****3*82*

28**1****

*394**17*

*******3*

**37*56**

*9*******

*25*7146*

3***9*758

*47*5****

Any tips on the next move? :/ I havnt been playing very long and im not sure wat to do next

6 posts
• Page **1** of **1**

First things first ...

I dubbed your puzzle into the Sudoku program - it's valid, but rated as 'hard'.

Have you tried reading through the series of tips on the sudoku.com web-page? They make sound sense.

I'd start by looking at horizontal sets of three mini-squares. Within each set of three in total, are there any digits which appear twice? If yes, then go to the mini-square that does not have that digit already identified. There is only one row on which this digit can be placed (by definition - you already have two rows occuoied elsewhere in the set of three). So at worst you've narrowed down to three squares its possible placement, but often it can only be placed in one or two squares.

Try looking at the bottom row of three mini-squares for instance. There are already two 4s identified. The central mini-square in the bottom row doesn't have a 4 and you'll find there's only one square it can go into.

When you've done this for horizontal sets of three, go thro the same process for the three vertical sets of three.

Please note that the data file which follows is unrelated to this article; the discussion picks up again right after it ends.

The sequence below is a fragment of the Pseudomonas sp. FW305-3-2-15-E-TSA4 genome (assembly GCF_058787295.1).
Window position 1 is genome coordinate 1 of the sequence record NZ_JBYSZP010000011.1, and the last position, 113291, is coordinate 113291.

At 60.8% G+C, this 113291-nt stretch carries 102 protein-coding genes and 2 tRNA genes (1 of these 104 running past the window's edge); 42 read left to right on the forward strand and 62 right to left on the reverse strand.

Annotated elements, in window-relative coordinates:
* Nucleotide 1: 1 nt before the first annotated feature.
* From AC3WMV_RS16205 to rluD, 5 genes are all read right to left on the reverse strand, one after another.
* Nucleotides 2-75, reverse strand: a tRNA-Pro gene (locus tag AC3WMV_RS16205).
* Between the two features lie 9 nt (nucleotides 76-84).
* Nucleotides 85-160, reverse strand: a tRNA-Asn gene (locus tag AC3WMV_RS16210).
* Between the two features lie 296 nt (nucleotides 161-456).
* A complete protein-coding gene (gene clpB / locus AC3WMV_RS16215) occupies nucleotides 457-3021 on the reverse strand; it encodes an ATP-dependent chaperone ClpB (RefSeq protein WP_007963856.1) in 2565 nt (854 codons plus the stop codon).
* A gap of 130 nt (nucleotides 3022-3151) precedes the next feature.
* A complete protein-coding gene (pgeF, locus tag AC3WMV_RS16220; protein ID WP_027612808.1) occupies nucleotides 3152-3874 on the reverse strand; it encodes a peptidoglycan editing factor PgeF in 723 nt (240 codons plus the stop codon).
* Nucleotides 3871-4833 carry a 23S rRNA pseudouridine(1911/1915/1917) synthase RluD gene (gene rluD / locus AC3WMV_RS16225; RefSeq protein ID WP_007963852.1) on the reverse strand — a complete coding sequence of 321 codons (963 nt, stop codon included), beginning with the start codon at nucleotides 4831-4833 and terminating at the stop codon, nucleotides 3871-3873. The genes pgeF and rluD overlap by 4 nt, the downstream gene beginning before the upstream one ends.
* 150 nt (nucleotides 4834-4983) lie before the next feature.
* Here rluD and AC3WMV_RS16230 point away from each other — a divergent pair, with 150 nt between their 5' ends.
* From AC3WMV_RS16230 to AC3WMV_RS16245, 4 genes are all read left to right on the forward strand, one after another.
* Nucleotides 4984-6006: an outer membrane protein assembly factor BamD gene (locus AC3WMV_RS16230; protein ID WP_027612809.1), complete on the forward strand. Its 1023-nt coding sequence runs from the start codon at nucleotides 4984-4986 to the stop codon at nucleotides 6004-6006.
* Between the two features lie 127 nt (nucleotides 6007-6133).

You should find a few more to get you going - but read the tips anyway.

Barry

I dubbed your puzzle into the Sudoku program - it's valid, but rated as 'hard'.

Have you tried reading through the series of tips on the sudoku.com web-page? They make sound sense.

I'd start by looking at horizontal sets of three mini-squares. Within each set of three in total, are there any digits which appear twice? If yes, then go to the mini-square that does not have that digit already identified. There is only one row on which this digit can be placed (by definition - you already have two rows occuoied elsewhere in the set of three). So at worst you've narrowed down to three squares its possible placement, but often it can only be placed in one or two squares.

Try looking at the bottom row of three mini-squares for instance. There are already two 4s identified. The central mini-square in the bottom row doesn't have a 4 and you'll find there's only one square it can go into.

When you've done this for horizontal sets of three, go thro the same process for the three vertical sets of three.

You should find a few more to get you going - but read the tips anyway.

Barry

- youngbaz
**Posts:**3**Joined:**23 June 2005

6 posts
• Page **1** of **1**